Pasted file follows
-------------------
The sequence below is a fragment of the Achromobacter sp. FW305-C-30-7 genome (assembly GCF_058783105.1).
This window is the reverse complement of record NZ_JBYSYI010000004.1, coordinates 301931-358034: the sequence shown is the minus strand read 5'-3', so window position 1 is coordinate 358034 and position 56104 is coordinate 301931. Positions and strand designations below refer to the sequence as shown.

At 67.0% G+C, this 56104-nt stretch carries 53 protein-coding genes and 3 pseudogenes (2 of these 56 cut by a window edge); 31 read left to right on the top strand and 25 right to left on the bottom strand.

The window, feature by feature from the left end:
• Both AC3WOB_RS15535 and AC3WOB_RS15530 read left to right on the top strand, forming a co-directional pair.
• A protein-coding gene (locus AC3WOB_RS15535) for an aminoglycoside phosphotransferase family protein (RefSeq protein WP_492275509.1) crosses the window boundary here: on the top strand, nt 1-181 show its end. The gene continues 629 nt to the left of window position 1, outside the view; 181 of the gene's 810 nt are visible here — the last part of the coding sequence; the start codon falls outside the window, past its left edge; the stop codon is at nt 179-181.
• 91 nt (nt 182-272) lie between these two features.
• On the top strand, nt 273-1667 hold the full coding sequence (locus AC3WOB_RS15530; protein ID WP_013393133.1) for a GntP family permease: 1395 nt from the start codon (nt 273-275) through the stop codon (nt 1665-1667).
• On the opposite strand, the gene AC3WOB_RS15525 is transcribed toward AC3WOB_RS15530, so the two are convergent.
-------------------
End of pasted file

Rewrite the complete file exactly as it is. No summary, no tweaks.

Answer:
The sequence below is a fragment of the Achromobacter sp. FW305-C-30-7 genome (assembly GCF_058783105.1).
This window is the reverse complement of record NZ_JBYSYI010000004.1, coordinates 301931-358034: the sequence shown is the minus strand read 5'-3', so window position 1 is coordinate 358034 and position 56104 is coordinate 301931. Positions and strand designations below refer to the sequence as shown.

At 67.0% G+C, this 56104-nt stretch carries 53 protein-coding genes and 3 pseudogenes (2 of these 56 cut by a window edge); 31 read left to right on the top strand and 25 right to left on the bottom strand.

The window, feature by feature from the left end:
• Both AC3WOB_RS15535 and AC3WOB_RS15530 read left to right on the top strand, forming a co-directional pair.
• A protein-coding gene (locus AC3WOB_RS15535) for an aminoglycoside phosphotransferase family protein (RefSeq protein WP_492275509.1) crosses the window boundary here: on the top strand, nt 1-181 show its end. The gene continues 629 nt to the left of window position 1, outside the view; 181 of the gene's 810 nt are visible here — the last part of the coding sequence; the start codon falls outside the window, past its left edge; the stop codon is at nt 179-181.
• 91 nt (nt 182-272) lie between these two features.
• On the top strand, nt 273-1667 hold the full coding sequence (locus AC3WOB_RS15530; protein ID WP_013393133.1) for a GntP family permease: 1395 nt from the start codon (nt 273-275) through the stop codon (nt 1665-1667).
• On the opposite strand, the gene AC3WOB_RS15525 is transcribed toward AC3WOB_RS15530, so the two are convergent.